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What is Corporate Culture and Why Does it Differ?
Corporate culture is made up of several layers, from the more tangible such as dress codes, work environments, job titles, and descriptions and perks to the less tangible elements such as an attitude toward late-coming or absenteeism and the level of openness in communication channels. These elements are derived largely from human interaction and management styles, but they can also be consciously built into a company's structure by establishing policies to govern certain areas.
The prevalence of interaction between different teams in the work environment makes it important to understand how to work with teams from different corporate cultures. There are a number of instances that make this skill appropriate. Consider the following:
- Departments within a single company can develop their own subcultures, and thus the ability to relate to them becomes paramount.
- Teams from different companies may need to collaborate on a single project; therefore the need to understand various work cultures is, again, important.
- Teams from multinational companies may need to interact, making it highly plausible that they will have to consult with people from different cultural backgrounds.
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Tips for Working with Teams from Different Corporate Cultures
Now that the importance of discovering how to work with teams from different corporate cultures has been established, it is time to look at specific tips that might help.
Have Clearly Defined Roles
When each team is clear about the purpose of the project as a whole and comes with a full understanding of where each person will be able to contribute, the collaboration between the teams is improved. When the roles across the teams are murky there can be misunderstanding, hurt feelings, and resentment--which are all counterproductive.
Highlight the Competence of Different Teams
There should be a shared respect across the different teams involved. If one team does not understand the level of competence of the other team in the appropriate area then there may be a sense of misplaced superiority. To avoid this it is best to highlight the achievements of all involved and work from a place of mutual respect and understanding.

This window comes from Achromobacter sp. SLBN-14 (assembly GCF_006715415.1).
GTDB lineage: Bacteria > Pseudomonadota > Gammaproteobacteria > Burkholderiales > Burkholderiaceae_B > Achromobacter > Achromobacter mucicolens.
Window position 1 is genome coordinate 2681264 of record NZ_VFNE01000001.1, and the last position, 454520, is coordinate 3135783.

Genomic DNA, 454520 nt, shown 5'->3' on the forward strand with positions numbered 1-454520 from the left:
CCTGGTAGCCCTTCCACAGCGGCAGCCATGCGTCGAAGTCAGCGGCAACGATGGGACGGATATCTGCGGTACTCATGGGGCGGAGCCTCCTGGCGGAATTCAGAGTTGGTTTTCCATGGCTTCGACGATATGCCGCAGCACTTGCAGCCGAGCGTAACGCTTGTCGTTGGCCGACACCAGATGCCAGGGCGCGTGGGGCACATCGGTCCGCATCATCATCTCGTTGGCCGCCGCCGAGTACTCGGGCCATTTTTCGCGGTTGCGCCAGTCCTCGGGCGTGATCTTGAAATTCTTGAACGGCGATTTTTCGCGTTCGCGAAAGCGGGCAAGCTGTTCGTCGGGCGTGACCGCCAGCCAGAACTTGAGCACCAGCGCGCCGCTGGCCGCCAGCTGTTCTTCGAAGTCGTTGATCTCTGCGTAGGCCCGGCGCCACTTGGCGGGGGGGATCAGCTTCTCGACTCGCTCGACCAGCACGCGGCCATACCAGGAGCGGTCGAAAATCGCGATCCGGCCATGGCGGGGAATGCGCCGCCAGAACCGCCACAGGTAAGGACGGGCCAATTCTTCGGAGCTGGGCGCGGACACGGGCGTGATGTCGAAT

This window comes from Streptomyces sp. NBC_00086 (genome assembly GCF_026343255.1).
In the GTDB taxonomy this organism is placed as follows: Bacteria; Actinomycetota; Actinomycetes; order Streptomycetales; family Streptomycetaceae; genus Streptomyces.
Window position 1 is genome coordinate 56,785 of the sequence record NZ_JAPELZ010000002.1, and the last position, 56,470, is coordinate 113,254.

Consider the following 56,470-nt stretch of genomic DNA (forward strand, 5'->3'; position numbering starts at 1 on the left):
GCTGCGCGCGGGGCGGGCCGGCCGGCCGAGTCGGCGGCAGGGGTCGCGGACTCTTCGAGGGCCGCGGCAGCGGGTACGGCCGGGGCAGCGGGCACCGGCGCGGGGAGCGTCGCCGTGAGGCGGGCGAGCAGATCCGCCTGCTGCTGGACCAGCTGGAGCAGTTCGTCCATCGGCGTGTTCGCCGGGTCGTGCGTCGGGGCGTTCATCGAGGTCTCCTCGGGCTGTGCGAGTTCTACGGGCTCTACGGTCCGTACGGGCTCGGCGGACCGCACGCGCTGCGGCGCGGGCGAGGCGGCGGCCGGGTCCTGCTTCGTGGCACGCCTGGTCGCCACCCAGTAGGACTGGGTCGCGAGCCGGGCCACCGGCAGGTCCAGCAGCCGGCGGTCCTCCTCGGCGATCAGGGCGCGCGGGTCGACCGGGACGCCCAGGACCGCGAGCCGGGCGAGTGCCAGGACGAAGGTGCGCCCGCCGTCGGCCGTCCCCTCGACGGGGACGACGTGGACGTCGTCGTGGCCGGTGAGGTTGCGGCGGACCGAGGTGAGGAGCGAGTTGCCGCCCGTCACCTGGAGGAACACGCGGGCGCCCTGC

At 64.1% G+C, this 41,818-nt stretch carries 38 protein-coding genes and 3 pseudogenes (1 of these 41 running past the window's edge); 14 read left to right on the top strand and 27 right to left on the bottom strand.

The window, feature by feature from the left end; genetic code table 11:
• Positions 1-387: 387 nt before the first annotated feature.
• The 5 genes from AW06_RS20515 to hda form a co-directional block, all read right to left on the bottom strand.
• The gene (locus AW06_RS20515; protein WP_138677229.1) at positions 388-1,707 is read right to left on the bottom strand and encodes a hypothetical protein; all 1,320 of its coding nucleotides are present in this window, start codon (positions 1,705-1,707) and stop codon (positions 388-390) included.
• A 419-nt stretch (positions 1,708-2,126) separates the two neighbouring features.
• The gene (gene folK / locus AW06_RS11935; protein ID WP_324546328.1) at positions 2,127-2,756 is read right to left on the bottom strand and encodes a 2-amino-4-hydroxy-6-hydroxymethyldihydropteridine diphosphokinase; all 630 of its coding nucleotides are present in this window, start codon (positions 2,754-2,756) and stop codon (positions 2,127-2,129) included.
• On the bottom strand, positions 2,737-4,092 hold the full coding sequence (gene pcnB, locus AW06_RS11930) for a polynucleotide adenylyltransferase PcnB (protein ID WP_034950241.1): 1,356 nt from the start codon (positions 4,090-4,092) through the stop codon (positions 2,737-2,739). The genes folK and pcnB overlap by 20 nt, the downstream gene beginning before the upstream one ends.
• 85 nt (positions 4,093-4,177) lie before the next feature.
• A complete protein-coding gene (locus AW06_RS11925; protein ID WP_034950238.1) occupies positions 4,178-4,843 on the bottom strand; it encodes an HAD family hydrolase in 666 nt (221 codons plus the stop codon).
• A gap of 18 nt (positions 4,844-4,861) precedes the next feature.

Develop the Habit of Listening
If team members are not encouraged to listen to all contributors they may miss valuable contributions in their eagerness to show off what they know instead. Listening may already be an active part of some cultures while absent in others, but it is important that it is common among all teams.
Allow Different Teams to Take Turns in the Lead
Sharing leadership roles across the various teams gives every culture represented a chance to take the spotlight. This reiterates that one way of doing things is not better than another.
Share Accolades Generously
When praise is freely yet deservedly given across cultures, the teams are more likely to make the most of their collaboration because they are forced to notice the accomplishments of those on the other side.
Provide Educational Sessions
Where cultures are vastly different, especially in the case where teams are going to work with those from another country or even another continent, it is wise to run an educational session on doing business in that country. This avoids any drastic mistakes and ensures the teams start off with a certain level of understanding.
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It is not always easy to adapt your style to work with different cultures, but it is sometimes necessary for collaborations to flourish.
Image: Francesco Marino / FreeDigitalPhotos.net